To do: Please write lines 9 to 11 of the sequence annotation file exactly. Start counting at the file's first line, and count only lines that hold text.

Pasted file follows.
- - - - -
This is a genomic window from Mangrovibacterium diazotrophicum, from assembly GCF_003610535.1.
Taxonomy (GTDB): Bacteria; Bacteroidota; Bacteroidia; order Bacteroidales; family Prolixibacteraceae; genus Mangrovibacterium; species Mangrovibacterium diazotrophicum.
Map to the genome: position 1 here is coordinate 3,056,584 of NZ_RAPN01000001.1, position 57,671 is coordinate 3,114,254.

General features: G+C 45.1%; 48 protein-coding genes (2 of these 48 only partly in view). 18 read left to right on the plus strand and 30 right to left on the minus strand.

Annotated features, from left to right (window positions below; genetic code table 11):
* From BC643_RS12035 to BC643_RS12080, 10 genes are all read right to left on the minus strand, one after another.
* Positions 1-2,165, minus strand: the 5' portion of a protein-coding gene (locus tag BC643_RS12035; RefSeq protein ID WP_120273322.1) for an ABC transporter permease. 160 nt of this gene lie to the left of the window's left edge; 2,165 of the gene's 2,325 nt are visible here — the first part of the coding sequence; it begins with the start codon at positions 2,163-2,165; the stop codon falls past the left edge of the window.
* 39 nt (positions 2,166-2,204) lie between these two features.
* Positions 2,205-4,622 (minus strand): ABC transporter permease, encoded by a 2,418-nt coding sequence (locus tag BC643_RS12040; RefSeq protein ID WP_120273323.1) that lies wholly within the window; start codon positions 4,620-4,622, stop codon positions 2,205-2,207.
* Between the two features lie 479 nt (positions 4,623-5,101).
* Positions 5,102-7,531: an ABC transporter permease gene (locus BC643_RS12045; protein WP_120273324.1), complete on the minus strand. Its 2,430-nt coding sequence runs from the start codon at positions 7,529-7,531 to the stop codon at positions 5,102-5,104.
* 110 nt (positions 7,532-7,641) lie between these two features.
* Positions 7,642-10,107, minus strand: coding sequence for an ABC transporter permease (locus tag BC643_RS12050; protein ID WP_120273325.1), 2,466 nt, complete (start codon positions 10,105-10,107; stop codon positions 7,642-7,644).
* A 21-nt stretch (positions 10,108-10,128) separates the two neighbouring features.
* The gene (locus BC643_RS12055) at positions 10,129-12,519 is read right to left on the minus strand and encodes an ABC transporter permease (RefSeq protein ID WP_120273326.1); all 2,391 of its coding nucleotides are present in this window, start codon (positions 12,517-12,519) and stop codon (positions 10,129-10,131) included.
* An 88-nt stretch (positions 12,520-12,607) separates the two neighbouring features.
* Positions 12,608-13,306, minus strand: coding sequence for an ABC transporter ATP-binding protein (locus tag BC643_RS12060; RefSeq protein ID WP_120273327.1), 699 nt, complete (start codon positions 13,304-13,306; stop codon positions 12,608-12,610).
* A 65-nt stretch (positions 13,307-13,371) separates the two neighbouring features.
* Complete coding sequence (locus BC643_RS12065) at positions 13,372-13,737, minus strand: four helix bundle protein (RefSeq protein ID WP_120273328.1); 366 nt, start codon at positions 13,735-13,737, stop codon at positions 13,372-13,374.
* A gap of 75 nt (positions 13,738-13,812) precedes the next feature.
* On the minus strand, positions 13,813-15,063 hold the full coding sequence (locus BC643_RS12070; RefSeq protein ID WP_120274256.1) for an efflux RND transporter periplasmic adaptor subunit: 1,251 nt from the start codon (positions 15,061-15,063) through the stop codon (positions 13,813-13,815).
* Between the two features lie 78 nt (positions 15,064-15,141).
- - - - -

* Positions 2,205-4,622 (minus strand): ABC transporter permease, encoded by a 2,418-nt coding sequence (locus tag BC643_RS12040; RefSeq protein ID WP_120273323.1) that lies wholly within the window; start codon positions 4,620-4,622, stop codon positions 2,205-2,207.
* Between the two features lie 479 nt (positions 4,623-5,101).
* Positions 5,102-7,531: an ABC transporter permease gene (locus BC643_RS12045; protein WP_120273324.1), complete on the minus strand. Its 2,430-nt coding sequence runs from the start codon at positions 7,529-7,531 to the stop codon at positions 5,102-5,104.